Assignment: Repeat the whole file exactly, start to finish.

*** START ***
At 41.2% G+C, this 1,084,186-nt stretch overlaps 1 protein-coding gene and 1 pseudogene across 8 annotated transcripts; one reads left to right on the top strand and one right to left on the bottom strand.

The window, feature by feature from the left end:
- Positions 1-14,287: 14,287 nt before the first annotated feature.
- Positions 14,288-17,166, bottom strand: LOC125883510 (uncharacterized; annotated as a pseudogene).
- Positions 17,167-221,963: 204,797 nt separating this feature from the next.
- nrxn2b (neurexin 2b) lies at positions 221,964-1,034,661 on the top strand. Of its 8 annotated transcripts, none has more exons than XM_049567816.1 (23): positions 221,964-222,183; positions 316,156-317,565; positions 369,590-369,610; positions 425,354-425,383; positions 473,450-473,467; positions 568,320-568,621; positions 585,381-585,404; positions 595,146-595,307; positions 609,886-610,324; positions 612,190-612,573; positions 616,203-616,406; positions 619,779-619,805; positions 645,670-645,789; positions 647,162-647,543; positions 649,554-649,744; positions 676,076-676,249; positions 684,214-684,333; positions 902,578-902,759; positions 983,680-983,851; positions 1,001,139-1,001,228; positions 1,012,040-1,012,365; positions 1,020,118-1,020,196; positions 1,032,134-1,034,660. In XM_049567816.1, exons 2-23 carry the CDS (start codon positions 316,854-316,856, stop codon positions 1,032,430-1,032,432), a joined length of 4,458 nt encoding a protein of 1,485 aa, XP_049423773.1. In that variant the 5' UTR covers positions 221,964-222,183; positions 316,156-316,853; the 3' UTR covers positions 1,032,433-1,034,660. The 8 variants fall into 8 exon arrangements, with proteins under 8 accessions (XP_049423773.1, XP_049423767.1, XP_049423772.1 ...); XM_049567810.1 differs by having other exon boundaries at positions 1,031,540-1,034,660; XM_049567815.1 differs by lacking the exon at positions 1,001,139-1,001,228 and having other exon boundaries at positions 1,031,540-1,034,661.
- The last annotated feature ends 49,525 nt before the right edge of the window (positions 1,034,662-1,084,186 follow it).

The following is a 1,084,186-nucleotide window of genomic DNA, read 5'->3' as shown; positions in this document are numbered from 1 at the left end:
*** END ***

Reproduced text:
At 41.2% G+C, this 1,084,186-nt stretch overlaps 1 protein-coding gene and 1 pseudogene across 8 annotated transcripts; one reads left to right on the top strand and one right to left on the bottom strand.

The window, feature by feature from the left end:
- Positions 1-14,287: 14,287 nt before the first annotated feature.
- Positions 14,288-17,166, bottom strand: LOC125883510 (uncharacterized; annotated as a pseudogene).
- Positions 17,167-221,963: 204,797 nt separating this feature from the next.
- nrxn2b (neurexin 2b) lies at positions 221,964-1,034,661 on the top strand. Of its 8 annotated transcripts, none has more exons than XM_049567816.1 (23): positions 221,964-222,183; positions 316,156-317,565; positions 369,590-369,610; positions 425,354-425,383; positions 473,450-473,467; positions 568,320-568,621; positions 585,381-585,404; positions 595,146-595,307; positions 609,886-610,324; positions 612,190-612,573; positions 616,203-616,406; positions 619,779-619,805; positions 645,670-645,789; positions 647,162-647,543; positions 649,554-649,744; positions 676,076-676,249; positions 684,214-684,333; positions 902,578-902,759; positions 983,680-983,851; positions 1,001,139-1,001,228; positions 1,012,040-1,012,365; positions 1,020,118-1,020,196; positions 1,032,134-1,034,660. In XM_049567816.1, exons 2-23 carry the CDS (start codon positions 316,854-316,856, stop codon positions 1,032,430-1,032,432), a joined length of 4,458 nt encoding a protein of 1,485 aa, XP_049423773.1. In that variant the 5' UTR covers positions 221,964-222,183; positions 316,156-316,853; the 3' UTR covers positions 1,032,433-1,034,660. The 8 variants fall into 8 exon arrangements, with proteins under 8 accessions (XP_049423773.1, XP_049423767.1, XP_049423772.1 ...); XM_049567810.1 differs by having other exon boundaries at positions 1,031,540-1,034,660; XM_049567815.1 differs by lacking the exon at positions 1,001,139-1,001,228 and having other exon boundaries at positions 1,031,540-1,034,661.
- The last annotated feature ends 49,525 nt before the right edge of the window (positions 1,034,662-1,084,186 follow it).

The following is a 1,084,186-nucleotide window of genomic DNA, read 5'->3' as shown; positions in this document are numbered from 1 at the left end: